Thursday, July 21, 2011

A Cup for Joe

Mitch swirled what was left of his coffee. The grounds settled to the bottom of his mug while the tan liquid raced around the sides. Outside the diner, cars shuttled back and forth on Main Street. Across the way, a couple college boys attempted to load a couch into the back of their truck, the local grocer set up his fruit displays, and in front of the theater, two young men sat on a bench together.
“Need a refill?”
“Yea, that’d be great.”
The waitress filled Mitch’s mug and said, “Whatcha looking at?”
“Oh nothing.”
“Like hell it’s nothing.” She pointed towards the window with her coffee pot. “You’ve been staring out that window all morning. You havent’ even touched the paper yet.”
“News don’t interest me no more.”
“Since when?”
Mitch turned towards the waitress. “Joe’s back in town.”
“Isn’t that something. You gonna see him?”
“Don’t know.”
“How long has it been? Five years?”
“Something like that.” Mitch took a tiny sip of his coffee as to not burn his tongue.
“Oh come on. He wants to see--”
“No!” He pounded his fist on the table, some coffee spilt over the edge of his mug. “If he chooses to live like that, I won’t have anything to do with him.”
“You know they’re now saying that it’s not a choice, hun. He was just born that way.”
“You blaming me? I taught him to play ball, fix cars, and all that...Never let him play with his sister’s dolls. Hell I never even got him a G.I. Joe.” Mitch resumed looking out the window. “Should I have gotten him a G.I. Joe?”
“Honey, no. You were a good father when he was a kid. Now, be one for him as an adult.”
He pointed out towards the theater. “There’s another one. Another man with him.”
“Go see them. Be a father again.”
“Bonnie, just get me my bill.”
“Naw, this one’s on the house.”
Mitch slid out of the booth and walked out onto the street.


John Wiswell July 21, 2011 at 11:25 PM  

What a nice lady. It's not too late to get him a GI Joe, either, though the sentiment may not carry.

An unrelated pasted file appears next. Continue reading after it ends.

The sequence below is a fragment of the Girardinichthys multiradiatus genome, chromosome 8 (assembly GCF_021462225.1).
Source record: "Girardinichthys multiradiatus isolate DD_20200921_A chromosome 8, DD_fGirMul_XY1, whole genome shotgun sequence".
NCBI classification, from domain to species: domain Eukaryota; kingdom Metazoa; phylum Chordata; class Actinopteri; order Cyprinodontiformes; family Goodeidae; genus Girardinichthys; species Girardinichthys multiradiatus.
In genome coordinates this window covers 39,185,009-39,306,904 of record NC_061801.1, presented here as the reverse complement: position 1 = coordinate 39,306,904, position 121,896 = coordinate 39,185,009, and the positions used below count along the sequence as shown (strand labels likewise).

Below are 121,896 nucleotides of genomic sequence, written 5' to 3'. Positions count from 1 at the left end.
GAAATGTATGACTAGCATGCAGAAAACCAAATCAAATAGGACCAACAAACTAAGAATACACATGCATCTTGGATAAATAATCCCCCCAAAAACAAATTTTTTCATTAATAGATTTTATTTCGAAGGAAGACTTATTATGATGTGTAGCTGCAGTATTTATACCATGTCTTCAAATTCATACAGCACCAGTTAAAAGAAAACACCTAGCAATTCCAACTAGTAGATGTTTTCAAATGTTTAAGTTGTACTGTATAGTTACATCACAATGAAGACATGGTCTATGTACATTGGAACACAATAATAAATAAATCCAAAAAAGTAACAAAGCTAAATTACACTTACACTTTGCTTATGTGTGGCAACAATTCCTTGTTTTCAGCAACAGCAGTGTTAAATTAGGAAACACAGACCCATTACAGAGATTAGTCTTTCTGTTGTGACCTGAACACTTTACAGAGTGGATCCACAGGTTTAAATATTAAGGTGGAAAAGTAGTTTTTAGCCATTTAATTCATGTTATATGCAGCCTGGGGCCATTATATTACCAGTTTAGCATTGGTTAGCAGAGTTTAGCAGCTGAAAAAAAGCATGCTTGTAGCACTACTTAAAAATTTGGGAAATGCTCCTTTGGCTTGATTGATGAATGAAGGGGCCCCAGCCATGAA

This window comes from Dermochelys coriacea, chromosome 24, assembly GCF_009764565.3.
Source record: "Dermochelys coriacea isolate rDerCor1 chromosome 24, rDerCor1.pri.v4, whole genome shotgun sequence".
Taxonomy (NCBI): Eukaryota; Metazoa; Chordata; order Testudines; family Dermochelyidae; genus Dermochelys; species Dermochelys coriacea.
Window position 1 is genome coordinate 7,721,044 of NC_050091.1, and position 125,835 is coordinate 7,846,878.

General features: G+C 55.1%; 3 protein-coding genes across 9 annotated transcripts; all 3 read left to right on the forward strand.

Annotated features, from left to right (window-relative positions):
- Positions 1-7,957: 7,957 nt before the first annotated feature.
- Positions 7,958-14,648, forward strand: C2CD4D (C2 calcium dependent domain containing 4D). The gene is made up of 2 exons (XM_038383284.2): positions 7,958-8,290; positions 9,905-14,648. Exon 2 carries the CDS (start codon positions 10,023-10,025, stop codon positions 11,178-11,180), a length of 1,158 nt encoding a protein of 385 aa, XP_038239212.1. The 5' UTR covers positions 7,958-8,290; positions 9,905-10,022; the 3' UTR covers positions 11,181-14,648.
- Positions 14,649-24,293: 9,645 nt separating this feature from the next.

Sonia Lal July 21, 2011 at 11:28 PM  

Doesn't sound like he is going to see his boy, which is sad. Also sounds like he blames himself, which is just odd.

Anonymous July 22, 2011 at 2:24 AM  

Prejudice is a nasty thing. I can never understand why parents would disown kids for being gay. You wrote the emotion really well in this.

Icy Sedgwick July 22, 2011 at 4:09 AM  

Never ceases to amaze me how people will blame themselves for something which isn't actually a choice. Wonderful sentiments from the waitress.

Chuck Allen July 22, 2011 at 9:09 AM  

I don't get the feeling that there is going to be a reunion today, but I like the way you left it slightly open ended.

Laurita July 22, 2011 at 9:38 AM  

I like how you left this one. You did a great job of creating character in this short piece. I hope he listens to the waitress.

Jen Brubacher July 22, 2011 at 10:30 AM  

I think you wrote this beautifully, presenting everyone with their ignorance without apology. That said, I loathe the ignorance in real life. Bah!

Michael A Tate July 22, 2011 at 12:41 PM  

Turns out I edited out the meaning of the title last night. The son's name is Joe. I've fixed it now.

Interestingly though, I wanted the ending to be vague but somewhat positive, but it looks like this story fell on the other side of that line. Perhaps my title snafu accounted for some of that.